Our new place has its problems, we’ll talk about those some other time, but it does have a nice backyard with multiple garden beds. But before the backyard was nice we had to clean it up. I think the previous tenants only used the backyard for drinking booze and the beds for ashtrays. So, nature had been allowed to do its own thing. Meaning the beds were full of weeds as was most of the landscaping… It took a good 12 to 20 hours cleaning up the yard before we could begin planting grass and vegetables.
Just a small sample of the weeds that had to be pulled and dug up before we could get started.
This garden is almost solely the work of D. She has spent the past week working on the yard and beds while I was at work. But, the work has really paid off the backyard looks amazing and the beds look great as well. (Thanks D!)
Turning over and working in new soil in the one bed
The bed with vegetables planted
The other bed with vegetables planted. Also note along the fence more vegetables
We’ve got banana peppers, jalapenos, summer squash, eggplants, green beans, melon, tomatoes, and okra. We’re hoping to get some pumpkin in as well. Our big worry right now is that this week it’s supposed to get up to 110 degrees Fahrenheit this week. That is not typical for this time of year in Davis and our transplants might not survive the heat… We’re doing everything we can to try and mitigate the heat. Including watering up to three times a day and covering the beds in straw to reduce evaporation.
The little pallet garden is doing great! Mostly! There were a couple days after we transplanted where everything looked pretty bleak. And, as you can see some of the chard still isn’t doing well. But the lettuce, cabbage, and kale all seem to be happy. There is still some space on the sides and where the sick chard is, if we pull it, so some time this week I’m going to be stopping by at Ace for some herb seeds and see if we can put them in. Fresh basil and thyme sound nice.
Anyway, it’s going to be a month or so before we can eat any of this but I’m excited for it anyway!
It was all very easy to do and everything cost us less than $30. If you’ve been thinking about gardening but don’t have a yard, or you rent this might be the solution you’ve been looking for. More pictures below!
One pallet, a 2×4 cut into 40″ pieces, three bags of garden soil (we only used 2 1/5.) I hammered the 2×4 pieces onto the ends of the pallet so that the soil doesn’t just spill out of the sides, then we filled the pallet with the garden soil.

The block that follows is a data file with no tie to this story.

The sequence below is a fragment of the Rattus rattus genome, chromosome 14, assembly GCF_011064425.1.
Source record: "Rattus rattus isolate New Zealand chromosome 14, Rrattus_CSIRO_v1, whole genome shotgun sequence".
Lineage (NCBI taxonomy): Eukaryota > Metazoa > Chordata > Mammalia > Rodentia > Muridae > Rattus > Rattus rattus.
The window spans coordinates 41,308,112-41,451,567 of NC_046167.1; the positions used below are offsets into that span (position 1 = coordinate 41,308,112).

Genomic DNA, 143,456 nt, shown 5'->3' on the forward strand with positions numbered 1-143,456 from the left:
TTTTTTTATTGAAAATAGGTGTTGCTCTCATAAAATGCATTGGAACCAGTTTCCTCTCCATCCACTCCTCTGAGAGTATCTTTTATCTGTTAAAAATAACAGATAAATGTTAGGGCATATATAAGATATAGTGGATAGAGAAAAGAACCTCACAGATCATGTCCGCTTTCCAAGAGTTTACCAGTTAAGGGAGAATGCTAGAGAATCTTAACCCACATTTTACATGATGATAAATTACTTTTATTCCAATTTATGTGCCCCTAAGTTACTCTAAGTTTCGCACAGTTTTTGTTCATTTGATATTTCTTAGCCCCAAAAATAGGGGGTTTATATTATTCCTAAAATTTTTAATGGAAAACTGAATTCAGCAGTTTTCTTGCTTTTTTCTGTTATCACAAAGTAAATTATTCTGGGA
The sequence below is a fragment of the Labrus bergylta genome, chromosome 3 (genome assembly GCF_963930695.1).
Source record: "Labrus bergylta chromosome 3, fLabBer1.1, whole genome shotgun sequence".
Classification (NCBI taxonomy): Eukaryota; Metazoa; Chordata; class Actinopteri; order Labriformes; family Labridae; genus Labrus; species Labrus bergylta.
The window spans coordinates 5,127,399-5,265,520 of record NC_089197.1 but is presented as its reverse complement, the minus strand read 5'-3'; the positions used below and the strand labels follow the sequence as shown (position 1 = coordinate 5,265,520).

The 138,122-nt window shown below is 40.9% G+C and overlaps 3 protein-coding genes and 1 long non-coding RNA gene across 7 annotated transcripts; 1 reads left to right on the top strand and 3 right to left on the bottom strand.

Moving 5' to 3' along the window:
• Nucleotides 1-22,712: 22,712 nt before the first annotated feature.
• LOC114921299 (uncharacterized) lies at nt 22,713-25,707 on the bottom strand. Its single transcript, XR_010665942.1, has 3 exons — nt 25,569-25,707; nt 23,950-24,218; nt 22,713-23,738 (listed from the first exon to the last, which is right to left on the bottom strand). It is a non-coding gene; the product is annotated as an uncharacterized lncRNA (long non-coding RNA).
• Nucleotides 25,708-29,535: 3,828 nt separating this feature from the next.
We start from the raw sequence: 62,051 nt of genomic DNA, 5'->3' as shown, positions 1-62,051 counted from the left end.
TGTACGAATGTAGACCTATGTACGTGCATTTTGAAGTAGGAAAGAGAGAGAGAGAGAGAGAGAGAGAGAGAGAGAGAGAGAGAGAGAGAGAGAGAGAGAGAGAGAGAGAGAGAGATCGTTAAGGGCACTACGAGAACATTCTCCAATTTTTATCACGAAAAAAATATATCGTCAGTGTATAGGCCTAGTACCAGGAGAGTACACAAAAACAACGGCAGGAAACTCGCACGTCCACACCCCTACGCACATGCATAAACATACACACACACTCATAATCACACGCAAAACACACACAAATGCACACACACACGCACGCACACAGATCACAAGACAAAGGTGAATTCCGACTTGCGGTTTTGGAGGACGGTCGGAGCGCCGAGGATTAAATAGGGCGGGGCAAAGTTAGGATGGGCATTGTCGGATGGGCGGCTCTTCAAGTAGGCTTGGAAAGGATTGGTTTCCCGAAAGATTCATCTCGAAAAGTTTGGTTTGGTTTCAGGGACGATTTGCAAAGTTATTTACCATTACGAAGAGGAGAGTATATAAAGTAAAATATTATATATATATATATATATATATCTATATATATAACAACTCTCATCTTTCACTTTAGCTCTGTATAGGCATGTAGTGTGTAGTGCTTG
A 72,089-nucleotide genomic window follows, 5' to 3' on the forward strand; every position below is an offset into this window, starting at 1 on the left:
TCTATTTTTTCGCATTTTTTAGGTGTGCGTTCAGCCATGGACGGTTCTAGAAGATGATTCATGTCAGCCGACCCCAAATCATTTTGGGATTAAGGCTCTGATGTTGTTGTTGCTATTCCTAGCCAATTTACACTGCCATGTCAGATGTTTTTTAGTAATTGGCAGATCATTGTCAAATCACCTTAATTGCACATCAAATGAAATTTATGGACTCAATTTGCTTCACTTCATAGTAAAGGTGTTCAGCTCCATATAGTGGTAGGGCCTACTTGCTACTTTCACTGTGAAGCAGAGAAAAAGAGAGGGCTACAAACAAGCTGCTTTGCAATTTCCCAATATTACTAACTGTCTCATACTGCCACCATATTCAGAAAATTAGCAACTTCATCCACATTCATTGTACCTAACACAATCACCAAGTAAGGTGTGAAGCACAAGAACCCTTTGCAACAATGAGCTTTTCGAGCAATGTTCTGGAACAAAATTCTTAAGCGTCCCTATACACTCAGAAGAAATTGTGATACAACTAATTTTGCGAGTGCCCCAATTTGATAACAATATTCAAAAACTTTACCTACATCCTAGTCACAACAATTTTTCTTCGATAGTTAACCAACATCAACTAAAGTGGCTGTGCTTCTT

We used Miracle-gro soil because it was right by the check-out counter and we were both really cold and didn’t want to spend more time looking around
After putting the soil in we watered it down to help it settle and then filled any any low spots or gaps, next came the transplanting and then more watering:
If you couldn’t tell, D is super excited and happy about this project!
The spot we picked was bar of grass and doesn’t get a lot of light so we decided to put plants in that like that sort of thing. We planted lettuce, cabbage, chard and kale. I’m knocking on wood that this new little garden is as successful as our old one in Davis. If not as big.
Last week we said goodbye to our garden. We didn’t pull it all out as the tenants moving in wanted to have a garden and they’ll be lucky enough to harvest even more cucumbers, tomatoes, and basil if the weather stays nice and they water and tend to it. Sadly, the beans were over run by the cucumbers. Our lone heirloom tomato plant has also started growing fruit, though all of it is still green. The last few weeks have been tough with packing and getting ready for the big move; they weren’t easy on the garden either an aphid and white fly infestation choked out our zucchini plants:
The looked worse when they were in the ground!
Luckily, the aphids and white flies restricted themselves to the zucchini; the tomatoes, cucumbers, eggplant, cucumbers, and basil are all doing fine:
Cucumbers climb up the eggplant cage
In fact, three to four times a week we’re harvesting four or five lemon cucumbers, an english cucumber, and a handful of cherry tomatoes
What are last few harvests looked like. In the end we were giving lemon cucumbers away to everyone we knew!
We’re going to miss gardening while we’re here in San Diego but it gives us something to look forward to once D’s work is done here and we move on!